In an essay on Mencius and evolutionary psychology, Donald Munro remarks that “only those [ethical rules] consistent with human nature will survive in the long term.” The intention is to get at some basic constraints modern evolutionary biology places on moral theorizing, and in particular to use those to separate those parts of Mencius that have a future from the “dross.” Among the latter are the “religious” claims Munro sees in Mencius along the lines of “human nature is derived from Heaven.”
I want to poke around in this a bit, not so much with a narrow focus on Mencius, but rather as a way of considering what kinds of constraints on moral thinking evolutionary biology and psychology might plausibly place on our moral thinking.
We can start with what looks to be obvious: in doing ethics we shouldn’t commit ourselves to claims known to be false. Hence if my favorite moral theory contradicts the results of a well established science like modern biology, I’m in trouble. But it seems to me that when something like this is invoked, as it frequently is of late, something less obvious is typically at work. (I think it’s actually kind of rare for moral theories worth anything to get things their biology blatantly wrong in ways that really matter). So consider again Munro: he says of Mencius’ statement about Heaven that “This claim has no Darwinian counterpart.” The contrast is made with Mencius’ claims about human nature (ren xing), which do apparently have a Darwinian counterpart in claims about behavioral tendencies genetically hardwired into humans. This suggests the view that it is a test of the legitimacy of claims about humans that they reduce in some sense to the claims of biology, which is surely implausible. I don’t know what the “Darwinian counterpart” to being a Democrat would be, but that hardly suggest “X is a Democrat” is incompatible with the biological sciences. In the appropriate contexts such a claim has explanatory force, regardless of its apparent irreducibility to biology. At the very least biology itself delivers no such demand that our ways of explaining ourselves and our world reduce to its categories. Biology is not in the business of dictating the proper relations between distinct explanatory schemes. Missing here is an argument that what Menicus means in his claims contradicts, or plainly entails something that contradicts, the science, and this is I think a rather common lacuna.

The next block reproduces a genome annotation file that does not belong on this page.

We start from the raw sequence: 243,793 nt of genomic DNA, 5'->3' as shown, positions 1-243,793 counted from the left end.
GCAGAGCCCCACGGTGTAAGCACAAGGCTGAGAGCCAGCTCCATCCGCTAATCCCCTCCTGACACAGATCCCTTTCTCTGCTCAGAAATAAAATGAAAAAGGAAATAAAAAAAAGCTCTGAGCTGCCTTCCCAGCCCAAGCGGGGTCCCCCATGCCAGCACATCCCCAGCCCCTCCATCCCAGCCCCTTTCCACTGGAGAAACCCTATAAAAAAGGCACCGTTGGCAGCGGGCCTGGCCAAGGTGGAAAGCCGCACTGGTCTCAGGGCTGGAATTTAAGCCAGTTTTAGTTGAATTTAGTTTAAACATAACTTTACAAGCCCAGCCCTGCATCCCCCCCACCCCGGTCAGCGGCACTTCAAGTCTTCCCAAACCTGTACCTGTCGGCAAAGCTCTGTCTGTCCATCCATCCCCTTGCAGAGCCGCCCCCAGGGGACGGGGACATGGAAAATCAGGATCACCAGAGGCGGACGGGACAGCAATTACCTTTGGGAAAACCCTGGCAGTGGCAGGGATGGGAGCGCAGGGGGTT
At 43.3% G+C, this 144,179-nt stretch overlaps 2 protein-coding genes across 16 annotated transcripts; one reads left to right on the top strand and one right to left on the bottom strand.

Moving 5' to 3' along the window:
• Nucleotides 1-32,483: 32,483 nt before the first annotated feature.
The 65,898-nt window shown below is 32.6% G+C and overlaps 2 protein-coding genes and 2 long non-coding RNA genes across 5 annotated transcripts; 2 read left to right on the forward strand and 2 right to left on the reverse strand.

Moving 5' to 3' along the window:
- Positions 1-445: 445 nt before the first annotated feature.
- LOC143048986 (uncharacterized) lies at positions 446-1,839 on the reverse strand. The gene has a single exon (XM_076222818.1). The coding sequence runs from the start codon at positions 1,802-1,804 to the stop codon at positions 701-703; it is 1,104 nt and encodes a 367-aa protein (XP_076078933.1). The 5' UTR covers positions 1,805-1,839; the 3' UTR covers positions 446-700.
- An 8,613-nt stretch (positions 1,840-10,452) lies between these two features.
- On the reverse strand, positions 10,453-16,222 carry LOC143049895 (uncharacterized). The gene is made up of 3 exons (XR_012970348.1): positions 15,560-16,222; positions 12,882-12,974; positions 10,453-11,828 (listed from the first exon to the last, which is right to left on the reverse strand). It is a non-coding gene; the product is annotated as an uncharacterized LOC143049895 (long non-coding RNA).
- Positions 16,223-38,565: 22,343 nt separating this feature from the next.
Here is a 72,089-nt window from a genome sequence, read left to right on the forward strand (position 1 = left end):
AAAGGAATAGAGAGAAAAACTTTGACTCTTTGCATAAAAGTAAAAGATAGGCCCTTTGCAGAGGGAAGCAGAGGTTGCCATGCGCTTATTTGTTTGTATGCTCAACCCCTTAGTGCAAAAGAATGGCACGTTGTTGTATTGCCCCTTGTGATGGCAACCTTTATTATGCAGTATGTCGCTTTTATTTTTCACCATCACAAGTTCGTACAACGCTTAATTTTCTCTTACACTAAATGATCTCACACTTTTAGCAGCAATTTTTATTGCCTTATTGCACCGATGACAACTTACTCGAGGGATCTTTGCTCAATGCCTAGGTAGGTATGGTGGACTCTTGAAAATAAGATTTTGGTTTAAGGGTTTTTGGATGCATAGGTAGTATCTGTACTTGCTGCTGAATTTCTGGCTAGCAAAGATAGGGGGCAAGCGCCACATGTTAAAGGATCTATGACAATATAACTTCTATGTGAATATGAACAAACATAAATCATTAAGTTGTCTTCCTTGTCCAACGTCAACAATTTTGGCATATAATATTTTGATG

What is objectionable, then, about Mencius’ claim is not that is contradicts Darwin. Rather, it seems clear that it is the attribution of norms to the natural world—what seems to animate Mencian invocations of Tian—that offend. I take it that It is such an appeal that invites the “religious” appellation in the first place. But such an invocation is objectionable only on the assumption of a naturalism that rejects natural norms, and that too is not a result of the biological sciences per se. There may be an argument from evolutionary biology to such a naturalism, but that’s another kind of argument that is rarely provided when Darwin is said to restrain moral theory, and any such argument is surely weaker than the straightforward scientific results of the biological sciences. Here too the appeal to evolution is a front for philosophical work that is being done off stage, and a religiously minded Mencian (if such there be) would be in her rights I think to claim critical questions are being begged.
Coming soon: must moral rules respect natural inclinations?